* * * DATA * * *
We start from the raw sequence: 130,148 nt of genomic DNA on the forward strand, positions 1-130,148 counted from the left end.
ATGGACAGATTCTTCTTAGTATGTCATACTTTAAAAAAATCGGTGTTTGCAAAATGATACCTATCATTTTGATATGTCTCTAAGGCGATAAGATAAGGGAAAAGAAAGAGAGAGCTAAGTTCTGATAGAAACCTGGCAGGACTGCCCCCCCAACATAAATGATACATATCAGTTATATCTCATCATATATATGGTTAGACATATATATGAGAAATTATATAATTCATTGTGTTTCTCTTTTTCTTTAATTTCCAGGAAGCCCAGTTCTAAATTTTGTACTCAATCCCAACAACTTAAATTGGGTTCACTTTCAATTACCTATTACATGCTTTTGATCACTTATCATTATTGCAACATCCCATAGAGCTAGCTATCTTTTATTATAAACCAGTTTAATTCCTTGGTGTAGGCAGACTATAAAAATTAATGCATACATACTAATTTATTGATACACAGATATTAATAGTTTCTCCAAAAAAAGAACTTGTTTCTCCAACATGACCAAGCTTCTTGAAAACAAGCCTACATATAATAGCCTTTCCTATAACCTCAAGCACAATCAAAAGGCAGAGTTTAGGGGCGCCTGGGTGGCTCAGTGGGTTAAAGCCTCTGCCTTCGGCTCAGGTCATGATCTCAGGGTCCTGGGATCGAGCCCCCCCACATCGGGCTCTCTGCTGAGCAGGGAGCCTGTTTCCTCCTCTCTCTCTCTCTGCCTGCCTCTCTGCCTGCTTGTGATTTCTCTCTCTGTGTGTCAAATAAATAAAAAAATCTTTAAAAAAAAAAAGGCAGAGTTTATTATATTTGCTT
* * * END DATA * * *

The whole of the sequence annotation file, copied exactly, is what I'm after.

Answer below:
We start from the raw sequence: 130,148 nt of genomic DNA on the forward strand, positions 1-130,148 counted from the left end.
ATGGACAGATTCTTCTTAGTATGTCATACTTTAAAAAAATCGGTGTTTGCAAAATGATACCTATCATTTTGATATGTCTCTAAGGCGATAAGATAAGGGAAAAGAAAGAGAGAGCTAAGTTCTGATAGAAACCTGGCAGGACTGCCCCCCCAACATAAATGATACATATCAGTTATATCTCATCATATATATGGTTAGACATATATATGAGAAATTATATAATTCATTGTGTTTCTCTTTTTCTTTAATTTCCAGGAAGCCCAGTTCTAAATTTTGTACTCAATCCCAACAACTTAAATTGGGTTCACTTTCAATTACCTATTACATGCTTTTGATCACTTATCATTATTGCAACATCCCATAGAGCTAGCTATCTTTTATTATAAACCAGTTTAATTCCTTGGTGTAGGCAGACTATAAAAATTAATGCATACATACTAATTTATTGATACACAGATATTAATAGTTTCTCCAAAAAAAGAACTTGTTTCTCCAACATGACCAAGCTTCTTGAAAACAAGCCTACATATAATAGCCTTTCCTATAACCTCAAGCACAATCAAAAGGCAGAGTTTAGGGGCGCCTGGGTGGCTCAGTGGGTTAAAGCCTCTGCCTTCGGCTCAGGTCATGATCTCAGGGTCCTGGGATCGAGCCCCCCCACATCGGGCTCTCTGCTGAGCAGGGAGCCTGTTTCCTCCTCTCTCTCTCTCTGCCTGCCTCTCTGCCTGCTTGTGATTTCTCTCTCTGTGTGTCAAATAAATAAAAAAATCTTTAAAAAAAAAAAGGCAGAGTTTATTATATTTGCTT